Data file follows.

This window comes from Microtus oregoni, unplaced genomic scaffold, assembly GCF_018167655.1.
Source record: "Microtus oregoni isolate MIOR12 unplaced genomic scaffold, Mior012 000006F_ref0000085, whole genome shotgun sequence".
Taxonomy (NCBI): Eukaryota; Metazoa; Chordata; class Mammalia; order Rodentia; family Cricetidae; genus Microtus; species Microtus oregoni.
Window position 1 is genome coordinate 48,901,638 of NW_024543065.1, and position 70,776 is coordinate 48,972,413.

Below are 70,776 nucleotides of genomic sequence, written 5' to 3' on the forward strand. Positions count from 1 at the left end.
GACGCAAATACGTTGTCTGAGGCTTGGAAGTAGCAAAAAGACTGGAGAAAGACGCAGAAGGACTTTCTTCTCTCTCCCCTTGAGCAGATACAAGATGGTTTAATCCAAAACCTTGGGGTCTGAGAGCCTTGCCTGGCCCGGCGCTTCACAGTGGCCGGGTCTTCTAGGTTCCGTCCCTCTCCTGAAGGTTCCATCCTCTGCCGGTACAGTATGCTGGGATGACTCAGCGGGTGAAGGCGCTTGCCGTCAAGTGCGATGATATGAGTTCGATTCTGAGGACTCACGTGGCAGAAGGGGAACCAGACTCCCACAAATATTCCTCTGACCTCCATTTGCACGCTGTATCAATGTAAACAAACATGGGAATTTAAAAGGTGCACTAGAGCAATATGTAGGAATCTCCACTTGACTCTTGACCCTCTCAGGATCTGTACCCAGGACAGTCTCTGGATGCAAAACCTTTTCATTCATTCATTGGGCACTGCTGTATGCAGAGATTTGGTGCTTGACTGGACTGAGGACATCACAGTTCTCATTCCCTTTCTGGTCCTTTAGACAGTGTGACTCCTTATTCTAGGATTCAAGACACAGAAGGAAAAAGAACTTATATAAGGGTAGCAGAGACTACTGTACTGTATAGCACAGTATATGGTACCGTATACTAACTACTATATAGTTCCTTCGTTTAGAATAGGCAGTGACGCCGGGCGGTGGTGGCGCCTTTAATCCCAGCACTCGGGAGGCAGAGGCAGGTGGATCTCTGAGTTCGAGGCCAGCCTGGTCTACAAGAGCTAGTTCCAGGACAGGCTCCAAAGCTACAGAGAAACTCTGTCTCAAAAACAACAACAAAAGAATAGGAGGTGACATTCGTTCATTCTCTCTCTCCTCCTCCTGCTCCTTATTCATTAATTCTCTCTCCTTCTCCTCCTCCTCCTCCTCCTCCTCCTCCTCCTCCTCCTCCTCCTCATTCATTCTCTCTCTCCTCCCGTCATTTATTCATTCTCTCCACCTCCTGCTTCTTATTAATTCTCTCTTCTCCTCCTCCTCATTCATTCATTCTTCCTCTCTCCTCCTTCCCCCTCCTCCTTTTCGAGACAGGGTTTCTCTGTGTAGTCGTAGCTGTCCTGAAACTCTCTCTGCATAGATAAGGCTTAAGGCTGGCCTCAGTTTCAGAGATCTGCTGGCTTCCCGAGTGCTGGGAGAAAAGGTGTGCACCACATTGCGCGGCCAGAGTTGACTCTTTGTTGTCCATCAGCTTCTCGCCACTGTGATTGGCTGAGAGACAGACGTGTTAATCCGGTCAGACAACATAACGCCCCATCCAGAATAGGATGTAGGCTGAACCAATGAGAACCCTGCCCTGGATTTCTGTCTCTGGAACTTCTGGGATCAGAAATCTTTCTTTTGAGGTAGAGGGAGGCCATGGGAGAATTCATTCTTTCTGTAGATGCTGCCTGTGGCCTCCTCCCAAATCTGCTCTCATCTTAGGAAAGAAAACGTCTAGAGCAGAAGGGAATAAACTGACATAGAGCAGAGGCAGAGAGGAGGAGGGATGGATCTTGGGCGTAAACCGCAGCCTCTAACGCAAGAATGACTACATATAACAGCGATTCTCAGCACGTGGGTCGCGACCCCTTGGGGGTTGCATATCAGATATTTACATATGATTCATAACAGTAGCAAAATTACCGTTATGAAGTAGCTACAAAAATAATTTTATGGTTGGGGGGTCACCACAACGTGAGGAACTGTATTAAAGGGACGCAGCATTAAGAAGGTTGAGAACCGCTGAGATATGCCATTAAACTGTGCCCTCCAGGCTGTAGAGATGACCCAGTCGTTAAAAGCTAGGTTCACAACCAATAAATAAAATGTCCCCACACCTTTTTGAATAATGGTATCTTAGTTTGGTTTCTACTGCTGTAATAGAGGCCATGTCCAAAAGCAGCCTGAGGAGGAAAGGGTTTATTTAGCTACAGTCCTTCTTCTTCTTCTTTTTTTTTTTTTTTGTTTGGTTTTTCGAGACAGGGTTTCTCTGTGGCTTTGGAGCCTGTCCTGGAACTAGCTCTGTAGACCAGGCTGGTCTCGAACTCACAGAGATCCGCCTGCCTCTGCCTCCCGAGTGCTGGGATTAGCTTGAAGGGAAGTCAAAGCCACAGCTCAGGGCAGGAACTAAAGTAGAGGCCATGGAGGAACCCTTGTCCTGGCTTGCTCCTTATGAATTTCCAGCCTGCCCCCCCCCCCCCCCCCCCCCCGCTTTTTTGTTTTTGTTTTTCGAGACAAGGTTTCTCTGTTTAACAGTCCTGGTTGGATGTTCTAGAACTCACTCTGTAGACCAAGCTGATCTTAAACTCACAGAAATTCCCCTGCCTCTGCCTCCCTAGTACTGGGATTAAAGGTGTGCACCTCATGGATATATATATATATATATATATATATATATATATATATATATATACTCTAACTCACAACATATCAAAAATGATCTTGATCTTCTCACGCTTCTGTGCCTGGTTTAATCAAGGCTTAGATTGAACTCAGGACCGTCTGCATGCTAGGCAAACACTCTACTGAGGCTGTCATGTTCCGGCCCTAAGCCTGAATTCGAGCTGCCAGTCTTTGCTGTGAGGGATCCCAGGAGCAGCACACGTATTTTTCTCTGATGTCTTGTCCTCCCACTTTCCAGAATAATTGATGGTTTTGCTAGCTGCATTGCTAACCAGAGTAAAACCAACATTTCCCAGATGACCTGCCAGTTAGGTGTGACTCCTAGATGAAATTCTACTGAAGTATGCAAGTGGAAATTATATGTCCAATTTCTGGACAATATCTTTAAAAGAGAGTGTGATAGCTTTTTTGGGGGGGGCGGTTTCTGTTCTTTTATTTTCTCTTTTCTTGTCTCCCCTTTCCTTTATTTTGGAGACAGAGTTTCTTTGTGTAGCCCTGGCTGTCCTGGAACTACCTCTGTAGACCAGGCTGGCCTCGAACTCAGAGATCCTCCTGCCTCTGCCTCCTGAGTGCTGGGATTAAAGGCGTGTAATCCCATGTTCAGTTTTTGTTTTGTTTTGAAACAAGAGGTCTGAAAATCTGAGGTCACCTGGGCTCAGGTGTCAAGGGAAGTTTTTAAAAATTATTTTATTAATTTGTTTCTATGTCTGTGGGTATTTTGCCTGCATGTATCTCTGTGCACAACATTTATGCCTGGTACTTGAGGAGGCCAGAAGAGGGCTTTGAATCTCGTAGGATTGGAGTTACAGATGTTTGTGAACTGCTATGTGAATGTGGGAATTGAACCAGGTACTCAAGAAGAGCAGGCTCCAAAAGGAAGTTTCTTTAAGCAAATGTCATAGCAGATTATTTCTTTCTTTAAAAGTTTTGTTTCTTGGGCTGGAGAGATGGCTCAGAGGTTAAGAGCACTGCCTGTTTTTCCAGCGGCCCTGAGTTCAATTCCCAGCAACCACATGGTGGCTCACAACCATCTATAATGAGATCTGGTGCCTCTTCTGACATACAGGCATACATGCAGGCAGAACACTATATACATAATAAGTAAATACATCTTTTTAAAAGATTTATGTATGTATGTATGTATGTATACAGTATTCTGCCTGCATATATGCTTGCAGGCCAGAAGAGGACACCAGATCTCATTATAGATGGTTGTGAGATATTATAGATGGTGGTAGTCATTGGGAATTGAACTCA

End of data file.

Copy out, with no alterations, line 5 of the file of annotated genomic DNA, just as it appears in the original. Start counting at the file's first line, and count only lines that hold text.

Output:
Below are 70,776 nucleotides of genomic sequence, written 5' to 3' on the forward strand. Positions count from 1 at the left end.